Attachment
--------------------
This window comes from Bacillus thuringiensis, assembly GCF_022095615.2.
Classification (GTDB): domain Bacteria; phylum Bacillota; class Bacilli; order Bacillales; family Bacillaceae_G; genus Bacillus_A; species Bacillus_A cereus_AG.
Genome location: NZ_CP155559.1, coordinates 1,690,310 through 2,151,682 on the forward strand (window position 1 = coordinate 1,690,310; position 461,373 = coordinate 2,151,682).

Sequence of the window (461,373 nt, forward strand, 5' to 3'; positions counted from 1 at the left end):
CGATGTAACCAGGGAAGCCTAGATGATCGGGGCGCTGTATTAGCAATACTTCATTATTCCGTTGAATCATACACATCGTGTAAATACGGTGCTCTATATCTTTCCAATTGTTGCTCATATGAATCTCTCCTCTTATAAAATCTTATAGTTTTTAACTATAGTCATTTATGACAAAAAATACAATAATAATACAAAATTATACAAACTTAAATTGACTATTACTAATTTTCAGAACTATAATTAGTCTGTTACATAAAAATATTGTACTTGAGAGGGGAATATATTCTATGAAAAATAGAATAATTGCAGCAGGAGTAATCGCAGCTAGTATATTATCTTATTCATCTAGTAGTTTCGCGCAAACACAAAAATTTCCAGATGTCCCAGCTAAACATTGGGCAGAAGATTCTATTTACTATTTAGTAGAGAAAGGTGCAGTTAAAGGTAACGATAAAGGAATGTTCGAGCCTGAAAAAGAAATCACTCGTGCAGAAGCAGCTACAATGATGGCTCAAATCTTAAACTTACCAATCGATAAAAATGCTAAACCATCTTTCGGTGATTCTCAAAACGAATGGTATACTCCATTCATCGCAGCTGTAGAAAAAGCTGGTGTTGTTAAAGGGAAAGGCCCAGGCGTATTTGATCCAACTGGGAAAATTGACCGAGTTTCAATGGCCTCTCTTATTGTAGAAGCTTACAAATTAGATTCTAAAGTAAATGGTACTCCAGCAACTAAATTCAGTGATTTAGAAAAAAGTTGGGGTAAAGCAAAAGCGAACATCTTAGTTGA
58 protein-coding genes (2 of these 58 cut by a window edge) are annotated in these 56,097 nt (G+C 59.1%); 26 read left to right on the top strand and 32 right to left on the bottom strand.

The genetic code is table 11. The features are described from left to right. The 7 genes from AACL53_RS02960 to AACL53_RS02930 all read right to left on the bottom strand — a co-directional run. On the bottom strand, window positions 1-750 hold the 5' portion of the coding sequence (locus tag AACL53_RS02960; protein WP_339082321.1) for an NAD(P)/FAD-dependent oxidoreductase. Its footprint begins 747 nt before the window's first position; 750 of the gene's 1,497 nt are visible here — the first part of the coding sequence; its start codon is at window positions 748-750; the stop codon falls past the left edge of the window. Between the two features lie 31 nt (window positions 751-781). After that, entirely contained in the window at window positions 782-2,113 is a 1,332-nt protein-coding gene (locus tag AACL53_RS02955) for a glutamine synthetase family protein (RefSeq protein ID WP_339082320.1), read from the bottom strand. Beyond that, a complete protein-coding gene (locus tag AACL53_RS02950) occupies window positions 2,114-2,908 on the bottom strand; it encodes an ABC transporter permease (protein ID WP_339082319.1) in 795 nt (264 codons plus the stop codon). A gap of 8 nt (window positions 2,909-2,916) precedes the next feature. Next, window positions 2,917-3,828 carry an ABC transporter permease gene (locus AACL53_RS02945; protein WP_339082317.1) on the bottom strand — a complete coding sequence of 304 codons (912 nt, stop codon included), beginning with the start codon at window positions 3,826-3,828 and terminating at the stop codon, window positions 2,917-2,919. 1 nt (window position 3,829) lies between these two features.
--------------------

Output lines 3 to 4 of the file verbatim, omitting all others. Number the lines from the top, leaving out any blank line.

Genome location: NZ_CP155559.1, coordinates 1,690,310 through 2,151,682 on the forward strand (window position 1 = coordinate 1,690,310; position 461,373 = coordinate 2,151,682).

Sequence of the window (461,373 nt, forward strand, 5' to 3'; positions counted from 1 at the left end):